After ABN AMRO and ING Bank, now also bank/insurer SNS Reaal is emphatically supportive of the statements of Rabobank’s chairman of the board of directors Piet Moerland, concerning the Dutch mortgage market. 
This was stated this morning by financial senior executive Ference Lamp, during a interim trade report of SNS Reaal. 
Also ABN AMRO and ING support the appeal of Rabobank’s chairman Piet Moerland to get to a national discussion on the stalled housing market. They stated this on Tuesday, May 17th to the Financieel Dagblad. “We support the thought for a wide-angled discussion with the relevant parties on the problems in the national housing market”, according to ABN AMRO.
There are two kinds of solutions for problems:
  • The (real) solution to a problem 
  • The solution that you find, if you don’t want to know the real solution to a problem. 
This ‘solution’, found by the largest banks in The Netherlands, is definitely the latter.

The real solution to this problem – and this is the part where I feel like a vinyl record with a damaged groove – is to lower the prices of the Dutch houses to set the Dutch housing market free again. Please read:

and some older posts on the same subject.

Here is the main part of “The Dutch housing market is not further locked up…”, that explains it all: 
THE main cause for the housing market being locked-up is that the PRICES are TOO HIGH. 
I can’t explain to people that in Germany, close to the border with Holland, you buy a residence with 8 rooms and 10,000 Sqr ft of ground for €200,000, while a starters home in The Netherland with 3 rooms and 1350 Sqr ft of ground costs also €200,000 
When I tell this to people, they all react like:
  • “Houses are scarce here in Holland
  • “In the provinces Friesland of Groningen houses are much cheaper too, but there is no work”
  • “It is inevitable because so many people are looking for a house” 
My standard reaction is: “if houses are that scarce in Holland, why houses with the current prices are often for sale for up to two years or more”. They reply:”you are right, but we can’t lower the price, as we can’t pay off our mortgage then”. 
There you got it! The main reason that the Dutch housing market is locked up is: Many people are up to their neck into debt, due to the fact that their mortgage is way too high, but they don’t want to sell their house for a lower sales price as they can’t afford then to pay off their mortgage.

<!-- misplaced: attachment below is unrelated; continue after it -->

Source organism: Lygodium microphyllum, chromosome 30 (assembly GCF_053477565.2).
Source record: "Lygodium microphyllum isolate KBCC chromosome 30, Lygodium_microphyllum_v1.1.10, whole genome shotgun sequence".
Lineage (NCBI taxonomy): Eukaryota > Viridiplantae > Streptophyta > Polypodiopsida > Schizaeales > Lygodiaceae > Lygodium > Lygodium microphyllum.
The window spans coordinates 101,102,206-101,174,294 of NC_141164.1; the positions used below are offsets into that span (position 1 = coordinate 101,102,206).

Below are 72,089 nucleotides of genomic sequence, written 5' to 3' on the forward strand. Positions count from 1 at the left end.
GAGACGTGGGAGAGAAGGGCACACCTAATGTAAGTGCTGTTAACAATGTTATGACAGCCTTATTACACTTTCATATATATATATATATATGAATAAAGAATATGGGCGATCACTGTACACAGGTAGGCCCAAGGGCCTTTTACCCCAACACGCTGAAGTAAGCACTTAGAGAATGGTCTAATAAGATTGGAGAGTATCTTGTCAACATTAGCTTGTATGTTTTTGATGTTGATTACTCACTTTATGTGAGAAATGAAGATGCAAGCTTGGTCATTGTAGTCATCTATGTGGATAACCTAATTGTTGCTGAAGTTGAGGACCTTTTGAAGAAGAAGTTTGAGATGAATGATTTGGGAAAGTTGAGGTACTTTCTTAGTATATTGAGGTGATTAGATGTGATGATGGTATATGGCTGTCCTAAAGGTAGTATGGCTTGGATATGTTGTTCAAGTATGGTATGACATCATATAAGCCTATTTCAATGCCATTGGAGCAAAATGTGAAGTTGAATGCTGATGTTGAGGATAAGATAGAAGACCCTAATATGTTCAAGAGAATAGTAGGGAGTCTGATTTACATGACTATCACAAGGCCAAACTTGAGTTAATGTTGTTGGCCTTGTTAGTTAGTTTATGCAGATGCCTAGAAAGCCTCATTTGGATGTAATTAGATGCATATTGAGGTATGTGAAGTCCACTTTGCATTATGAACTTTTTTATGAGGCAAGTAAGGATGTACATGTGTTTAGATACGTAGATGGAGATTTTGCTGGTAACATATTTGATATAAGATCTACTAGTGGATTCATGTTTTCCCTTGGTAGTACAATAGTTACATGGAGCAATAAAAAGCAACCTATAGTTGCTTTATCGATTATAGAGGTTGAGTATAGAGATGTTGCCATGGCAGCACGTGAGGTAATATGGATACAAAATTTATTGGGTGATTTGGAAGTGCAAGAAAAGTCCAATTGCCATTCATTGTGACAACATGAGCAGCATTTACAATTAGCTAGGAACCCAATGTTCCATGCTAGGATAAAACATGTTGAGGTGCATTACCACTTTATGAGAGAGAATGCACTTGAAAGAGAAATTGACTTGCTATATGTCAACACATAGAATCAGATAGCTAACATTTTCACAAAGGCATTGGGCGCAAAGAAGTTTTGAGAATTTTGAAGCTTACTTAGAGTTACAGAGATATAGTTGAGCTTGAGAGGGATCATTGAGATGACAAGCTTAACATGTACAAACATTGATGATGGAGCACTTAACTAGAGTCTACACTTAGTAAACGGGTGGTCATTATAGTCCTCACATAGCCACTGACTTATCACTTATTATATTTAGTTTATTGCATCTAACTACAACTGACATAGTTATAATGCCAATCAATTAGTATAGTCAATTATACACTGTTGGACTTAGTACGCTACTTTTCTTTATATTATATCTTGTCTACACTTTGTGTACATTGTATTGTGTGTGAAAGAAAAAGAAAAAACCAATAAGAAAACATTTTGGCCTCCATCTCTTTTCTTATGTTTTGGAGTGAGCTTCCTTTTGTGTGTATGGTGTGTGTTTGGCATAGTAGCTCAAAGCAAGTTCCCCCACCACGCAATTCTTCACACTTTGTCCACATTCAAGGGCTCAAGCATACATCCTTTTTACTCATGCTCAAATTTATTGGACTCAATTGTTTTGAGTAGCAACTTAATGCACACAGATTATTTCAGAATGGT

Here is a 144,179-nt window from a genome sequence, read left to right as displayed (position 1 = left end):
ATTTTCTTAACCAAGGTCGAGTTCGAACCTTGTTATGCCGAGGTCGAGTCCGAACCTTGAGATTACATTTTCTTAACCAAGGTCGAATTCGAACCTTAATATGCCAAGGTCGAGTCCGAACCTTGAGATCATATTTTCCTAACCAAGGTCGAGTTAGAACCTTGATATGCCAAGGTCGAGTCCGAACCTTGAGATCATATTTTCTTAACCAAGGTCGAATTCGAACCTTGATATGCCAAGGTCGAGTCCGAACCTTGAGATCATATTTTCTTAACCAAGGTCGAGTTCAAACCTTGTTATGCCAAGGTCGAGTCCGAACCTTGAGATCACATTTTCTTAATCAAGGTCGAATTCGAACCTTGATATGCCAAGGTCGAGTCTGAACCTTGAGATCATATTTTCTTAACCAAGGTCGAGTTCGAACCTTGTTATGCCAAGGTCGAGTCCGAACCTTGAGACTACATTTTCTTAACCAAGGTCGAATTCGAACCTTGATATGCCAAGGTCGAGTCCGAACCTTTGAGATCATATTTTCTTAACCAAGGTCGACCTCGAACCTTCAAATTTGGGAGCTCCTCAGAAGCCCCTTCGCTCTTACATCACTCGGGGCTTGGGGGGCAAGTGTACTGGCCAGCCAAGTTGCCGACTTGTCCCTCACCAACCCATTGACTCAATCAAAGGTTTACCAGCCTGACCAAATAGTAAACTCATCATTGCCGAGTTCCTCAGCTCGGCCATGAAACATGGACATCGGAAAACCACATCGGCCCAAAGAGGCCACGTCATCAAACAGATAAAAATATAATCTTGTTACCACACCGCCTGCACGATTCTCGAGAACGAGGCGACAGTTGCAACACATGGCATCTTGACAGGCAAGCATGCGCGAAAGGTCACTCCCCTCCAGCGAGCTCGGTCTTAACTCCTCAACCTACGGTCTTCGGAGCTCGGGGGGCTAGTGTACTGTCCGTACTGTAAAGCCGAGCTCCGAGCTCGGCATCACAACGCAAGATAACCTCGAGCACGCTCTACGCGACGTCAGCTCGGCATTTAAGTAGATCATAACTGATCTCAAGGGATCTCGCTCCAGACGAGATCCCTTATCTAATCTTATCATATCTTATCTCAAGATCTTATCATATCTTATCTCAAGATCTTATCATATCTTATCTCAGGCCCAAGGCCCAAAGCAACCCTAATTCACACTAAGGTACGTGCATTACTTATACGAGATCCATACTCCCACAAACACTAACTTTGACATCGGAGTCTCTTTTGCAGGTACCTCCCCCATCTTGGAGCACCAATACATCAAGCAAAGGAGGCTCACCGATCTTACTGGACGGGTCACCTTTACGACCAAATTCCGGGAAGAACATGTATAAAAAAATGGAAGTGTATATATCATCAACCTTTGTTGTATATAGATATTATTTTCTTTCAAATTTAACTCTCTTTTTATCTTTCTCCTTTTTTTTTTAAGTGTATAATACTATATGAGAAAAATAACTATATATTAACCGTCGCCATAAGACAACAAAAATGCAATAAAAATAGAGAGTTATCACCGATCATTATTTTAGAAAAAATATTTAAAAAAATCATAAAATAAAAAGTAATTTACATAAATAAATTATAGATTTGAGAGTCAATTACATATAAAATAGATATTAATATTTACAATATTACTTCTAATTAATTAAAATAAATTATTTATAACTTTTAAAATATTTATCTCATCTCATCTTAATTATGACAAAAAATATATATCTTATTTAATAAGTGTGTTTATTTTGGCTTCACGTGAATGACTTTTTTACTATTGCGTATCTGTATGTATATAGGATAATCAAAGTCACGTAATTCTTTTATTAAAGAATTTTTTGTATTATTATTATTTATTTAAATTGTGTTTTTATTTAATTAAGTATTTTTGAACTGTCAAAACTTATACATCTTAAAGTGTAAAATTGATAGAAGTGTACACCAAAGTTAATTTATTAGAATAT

Yes, we have had a housing bubble in The Netherlands before the crisis in 2008, due to the extremely low interest rates of for instance 3,2% on a floating rate mortgage.  Everybody in their right mind knows it! 
Icing on the cake is the Mortgage Interest Deduction (or MID) that makes that housing prices in The Netherlands are much higher than in our surrounding countries, as people can borrow more money with the MID, without paying more interest. No right-wing politician wants to get rid of that, as their grassroots support with their million dollar residences will be disproportionately hit by this decision 
As a consequence house prices are kept artificially high, as people remain underwater (i.e. current sales value of the house is lower than the mortgage principal), but keep paying their interest on their (interest-only) mortgage. 
This asks for an explanation: In contrary to the USA it is impossible in The Netherlands to leave your house key at the bank and wave your mortgage goodbye. The mortgage here is a personal loan and if you don’t pay it off:
  • Either it will be with you for the rest of your life as a residue debt.
  • Or you get declared bankrupt and then you have a cooldown period of at least 5 to 10 years in which you are obliged to repay your debts to a certain amount.